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          • Robert Fortuin says:

            The Orthodox, and I one among them, will not be amenable to any concessions about icons. This is for the reason that with the removal of icons/objects/matter as loci of revelation the entire notion of salvation and therefore the Christian Gospel will go down with it. In other words, it is a non-negotiable for the Eastern Orthodox, as it touches upon the very heart and soul of the Christian message, its faith and practice.

            Now, that said, I will be glad to enter into dialogue with fellow Christian brothers and sisters of whatever tradition, stripe, or denomination to listen and be heard respectfully. Don’t mistake it for a hostile, belligerent intolerance.

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          • Steven says:

            Your comments are appreciated and also have revealed to me a blind spot to the fact that my opinions reveal a very western bias. Roman Catholicism doesn’t seem to have the same….depth (is that the right word?) of icon theology as the Orthodox do. I think that makes it much easier for someone like myself to say, “yeah, I’m cool with relegating the issue to a matter of conscience and not making much fuss about it”, without doing the type of violence to my own theological foundations as it would for an Orthodox to say the same. Or at least, this is what’s come to mind at the moment. I think it’s safe to say in Roman Catholicism that icon veneration is accepted dogmatically and enshrined in our worship, but not nearly to the same degree or with the same understanding as with the Orthodox Churches. So yeah, I think this issue will be quite different regarding how Orthodox and Protestants navigate the Nicaea II mandate versus a Roman Catholic (with ecumenical or “progressive” tendencies) and Protestants.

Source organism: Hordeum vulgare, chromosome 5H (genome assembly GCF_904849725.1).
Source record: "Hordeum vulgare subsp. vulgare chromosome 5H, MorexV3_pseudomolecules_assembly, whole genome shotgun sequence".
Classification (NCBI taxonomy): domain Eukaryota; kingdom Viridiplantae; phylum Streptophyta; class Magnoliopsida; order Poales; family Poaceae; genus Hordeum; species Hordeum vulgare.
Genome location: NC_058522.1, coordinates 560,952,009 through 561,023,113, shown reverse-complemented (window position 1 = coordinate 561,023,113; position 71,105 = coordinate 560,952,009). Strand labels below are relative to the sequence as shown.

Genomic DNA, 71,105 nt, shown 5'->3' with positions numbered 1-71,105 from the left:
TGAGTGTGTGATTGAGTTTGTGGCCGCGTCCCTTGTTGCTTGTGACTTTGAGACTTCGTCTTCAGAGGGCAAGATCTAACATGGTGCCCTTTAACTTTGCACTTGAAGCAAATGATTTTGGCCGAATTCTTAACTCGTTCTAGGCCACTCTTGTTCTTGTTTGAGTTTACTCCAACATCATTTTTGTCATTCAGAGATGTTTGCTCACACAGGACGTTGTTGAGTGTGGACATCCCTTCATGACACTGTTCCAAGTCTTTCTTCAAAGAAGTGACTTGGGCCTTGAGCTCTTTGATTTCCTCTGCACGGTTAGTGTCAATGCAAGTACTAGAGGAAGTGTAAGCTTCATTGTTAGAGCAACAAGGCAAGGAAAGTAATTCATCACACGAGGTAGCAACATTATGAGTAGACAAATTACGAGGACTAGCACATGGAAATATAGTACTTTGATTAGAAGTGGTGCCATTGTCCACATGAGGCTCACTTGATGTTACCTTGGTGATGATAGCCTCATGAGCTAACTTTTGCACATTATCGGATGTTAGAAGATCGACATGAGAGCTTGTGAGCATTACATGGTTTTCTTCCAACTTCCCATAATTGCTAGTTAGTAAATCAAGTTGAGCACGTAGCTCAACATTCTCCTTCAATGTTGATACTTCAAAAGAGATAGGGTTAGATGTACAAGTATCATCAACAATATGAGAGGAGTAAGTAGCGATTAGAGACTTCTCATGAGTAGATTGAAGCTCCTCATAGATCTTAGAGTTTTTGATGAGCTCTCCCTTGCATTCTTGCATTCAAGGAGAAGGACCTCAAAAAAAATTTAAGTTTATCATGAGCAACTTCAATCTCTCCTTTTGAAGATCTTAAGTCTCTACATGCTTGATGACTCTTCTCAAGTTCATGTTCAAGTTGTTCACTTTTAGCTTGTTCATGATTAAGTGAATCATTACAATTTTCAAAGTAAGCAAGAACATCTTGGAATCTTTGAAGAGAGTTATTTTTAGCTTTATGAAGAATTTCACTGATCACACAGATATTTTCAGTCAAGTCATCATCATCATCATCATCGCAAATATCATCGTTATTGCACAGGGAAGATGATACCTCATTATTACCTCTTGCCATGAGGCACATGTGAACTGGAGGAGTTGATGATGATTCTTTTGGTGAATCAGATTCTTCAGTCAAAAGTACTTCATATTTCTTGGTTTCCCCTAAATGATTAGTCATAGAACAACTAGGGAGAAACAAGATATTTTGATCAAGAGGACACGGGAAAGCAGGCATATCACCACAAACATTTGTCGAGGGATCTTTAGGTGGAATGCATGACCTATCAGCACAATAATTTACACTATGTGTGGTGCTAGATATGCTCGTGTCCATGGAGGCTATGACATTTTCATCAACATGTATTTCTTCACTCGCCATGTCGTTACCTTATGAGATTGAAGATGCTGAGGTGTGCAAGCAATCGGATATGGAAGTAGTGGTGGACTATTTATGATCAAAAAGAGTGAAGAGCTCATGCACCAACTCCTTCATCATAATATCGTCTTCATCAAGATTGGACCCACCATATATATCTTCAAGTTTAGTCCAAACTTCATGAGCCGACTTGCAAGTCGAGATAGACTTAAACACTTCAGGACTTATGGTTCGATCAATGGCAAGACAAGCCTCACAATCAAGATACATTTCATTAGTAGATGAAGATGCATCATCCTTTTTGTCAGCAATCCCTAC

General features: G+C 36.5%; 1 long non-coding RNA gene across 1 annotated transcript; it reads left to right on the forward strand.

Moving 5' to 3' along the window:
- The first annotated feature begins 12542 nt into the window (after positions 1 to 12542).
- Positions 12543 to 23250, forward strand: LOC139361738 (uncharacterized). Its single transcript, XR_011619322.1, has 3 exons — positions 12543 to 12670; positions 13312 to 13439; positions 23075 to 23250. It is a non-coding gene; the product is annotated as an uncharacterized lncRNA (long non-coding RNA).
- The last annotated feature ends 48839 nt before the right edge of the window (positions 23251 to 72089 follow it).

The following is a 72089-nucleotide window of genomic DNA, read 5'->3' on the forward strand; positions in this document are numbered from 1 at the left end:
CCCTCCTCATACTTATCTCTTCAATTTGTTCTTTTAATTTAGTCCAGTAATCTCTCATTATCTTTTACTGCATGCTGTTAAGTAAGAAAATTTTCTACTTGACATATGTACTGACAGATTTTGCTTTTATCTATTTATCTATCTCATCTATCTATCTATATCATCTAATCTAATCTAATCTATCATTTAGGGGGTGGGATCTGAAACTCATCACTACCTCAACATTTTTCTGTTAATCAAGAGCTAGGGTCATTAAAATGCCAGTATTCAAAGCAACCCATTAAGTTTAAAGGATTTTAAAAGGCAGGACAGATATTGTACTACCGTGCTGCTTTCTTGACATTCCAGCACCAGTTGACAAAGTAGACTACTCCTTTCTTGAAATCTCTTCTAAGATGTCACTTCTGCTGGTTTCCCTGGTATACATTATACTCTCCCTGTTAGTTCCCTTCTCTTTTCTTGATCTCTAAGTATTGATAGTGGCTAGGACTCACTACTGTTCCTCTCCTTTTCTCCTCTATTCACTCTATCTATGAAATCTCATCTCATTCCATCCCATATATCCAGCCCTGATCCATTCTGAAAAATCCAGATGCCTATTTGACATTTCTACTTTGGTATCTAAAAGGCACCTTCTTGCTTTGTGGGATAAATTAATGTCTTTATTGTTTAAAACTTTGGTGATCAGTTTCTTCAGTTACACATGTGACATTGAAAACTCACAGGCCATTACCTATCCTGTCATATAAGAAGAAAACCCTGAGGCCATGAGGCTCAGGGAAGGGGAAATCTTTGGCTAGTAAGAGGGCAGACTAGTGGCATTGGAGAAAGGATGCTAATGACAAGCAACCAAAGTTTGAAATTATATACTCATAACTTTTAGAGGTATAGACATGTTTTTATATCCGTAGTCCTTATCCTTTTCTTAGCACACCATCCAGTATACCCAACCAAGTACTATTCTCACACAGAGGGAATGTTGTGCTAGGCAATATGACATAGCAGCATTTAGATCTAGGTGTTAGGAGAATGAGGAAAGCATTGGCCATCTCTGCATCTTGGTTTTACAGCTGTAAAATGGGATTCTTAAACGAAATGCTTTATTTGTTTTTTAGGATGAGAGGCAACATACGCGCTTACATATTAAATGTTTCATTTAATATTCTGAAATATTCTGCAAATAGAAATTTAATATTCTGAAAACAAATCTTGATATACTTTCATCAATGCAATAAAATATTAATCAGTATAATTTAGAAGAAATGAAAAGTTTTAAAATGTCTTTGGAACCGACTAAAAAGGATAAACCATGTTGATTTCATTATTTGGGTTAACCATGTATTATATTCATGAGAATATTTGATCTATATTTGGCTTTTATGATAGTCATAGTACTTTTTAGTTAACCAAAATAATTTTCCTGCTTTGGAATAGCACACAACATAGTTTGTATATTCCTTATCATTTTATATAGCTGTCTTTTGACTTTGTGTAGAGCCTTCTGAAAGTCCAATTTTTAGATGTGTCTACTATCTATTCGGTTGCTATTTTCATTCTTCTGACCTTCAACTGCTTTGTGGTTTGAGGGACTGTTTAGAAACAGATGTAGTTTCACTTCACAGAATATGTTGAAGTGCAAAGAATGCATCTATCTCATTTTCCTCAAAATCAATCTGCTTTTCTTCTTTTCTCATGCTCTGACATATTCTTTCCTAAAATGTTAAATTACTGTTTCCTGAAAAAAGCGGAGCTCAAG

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          • Robert Fortuin says:

            Steven, Fr Aidan posted a very good reflection by Cardinal Ratzinger on this issue. You stand within a venerable tradition! Cardinal Ratzinger is absolutely right to draw attention to this, and he doesn’t hold back either.

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          • Steven says:

            The selection from Ratzinger was helpful and gave me pause to consider whether my ecumenical ideas I’ve expressed here regarding icon veneration may have crossed over into what would be tantamount to equivocating iconoclasm as equally valid as the orthodox position on icons. I try to think in the broadest terms possible regarding how exactly we can consider Christian unity in our fragmented Christianity, but far be it from me to equivocate a heresy with being just another good option. If that’s what I’ve done then I wholeheartedly withdraw everything I’ve said. On the other hand, I think others here have expressed more clearly what I’ve attempted to more or less say in convoluted way, so I think it’s time for me to acknowledge that I need to take my ideas ‘back to the drawing board’, as they say. Thanks for your input and a little pushback.

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          • Robert Fortuin says:

            I do appreciate that Jedidiah, and that helps explain the struggle.

            There’s two things that are worthwhile considering about this, perhaps these are helpful.
            The first is that the theology upon which the iconophil practice is based runs quite deep in Christian tradition, it is quite venerable and lofty. And there’s a simple yet profound reason for this. Matter, objects and images have been revealed to be – not the hindrance – but the very loci of revelation. Christ incarnate is of course the Prototype, the express image of the Father, and the pinnacle of “higher and deeper spiritual realities” and in the flesh no less!. The restoration claim of the Reformed that lack of images/matter allows the mind to be transported into higher and deeper spiritual realities runs afoul of this centerpiece of the Christian faith.